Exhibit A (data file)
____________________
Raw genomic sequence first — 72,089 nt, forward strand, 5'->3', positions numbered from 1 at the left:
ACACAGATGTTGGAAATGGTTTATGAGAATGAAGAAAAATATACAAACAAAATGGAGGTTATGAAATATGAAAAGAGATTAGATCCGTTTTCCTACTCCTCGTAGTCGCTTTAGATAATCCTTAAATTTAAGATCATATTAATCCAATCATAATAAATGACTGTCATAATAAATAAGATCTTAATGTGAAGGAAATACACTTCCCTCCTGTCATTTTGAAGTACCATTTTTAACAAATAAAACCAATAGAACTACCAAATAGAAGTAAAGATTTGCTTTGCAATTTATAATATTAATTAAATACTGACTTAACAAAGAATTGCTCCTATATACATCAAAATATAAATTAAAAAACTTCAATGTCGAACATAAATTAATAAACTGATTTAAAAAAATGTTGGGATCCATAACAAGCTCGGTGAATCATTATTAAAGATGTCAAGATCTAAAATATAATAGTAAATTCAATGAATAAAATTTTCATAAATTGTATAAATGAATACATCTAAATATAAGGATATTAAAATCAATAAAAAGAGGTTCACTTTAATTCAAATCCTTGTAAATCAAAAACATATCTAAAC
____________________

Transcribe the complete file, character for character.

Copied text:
Raw genomic sequence first — 72,089 nt, forward strand, 5'->3', positions numbered from 1 at the left:
ACACAGATGTTGGAAATGGTTTATGAGAATGAAGAAAAATATACAAACAAAATGGAGGTTATGAAATATGAAAAGAGATTAGATCCGTTTTCCTACTCCTCGTAGTCGCTTTAGATAATCCTTAAATTTAAGATCATATTAATCCAATCATAATAAATGACTGTCATAATAAATAAGATCTTAATGTGAAGGAAATACACTTCCCTCCTGTCATTTTGAAGTACCATTTTTAACAAATAAAACCAATAGAACTACCAAATAGAAGTAAAGATTTGCTTTGCAATTTATAATATTAATTAAATACTGACTTAACAAAGAATTGCTCCTATATACATCAAAATATAAATTAAAAAACTTCAATGTCGAACATAAATTAATAAACTGATTTAAAAAAATGTTGGGATCCATAACAAGCTCGGTGAATCATTATTAAAGATGTCAAGATCTAAAATATAATAGTAAATTCAATGAATAAAATTTTCATAAATTGTATAAATGAATACATCTAAATATAAGGATATTAAAATCAATAAAAAGAGGTTCACTTTAATTCAAATCCTTGTAAATCAAAAACATATCTAAAC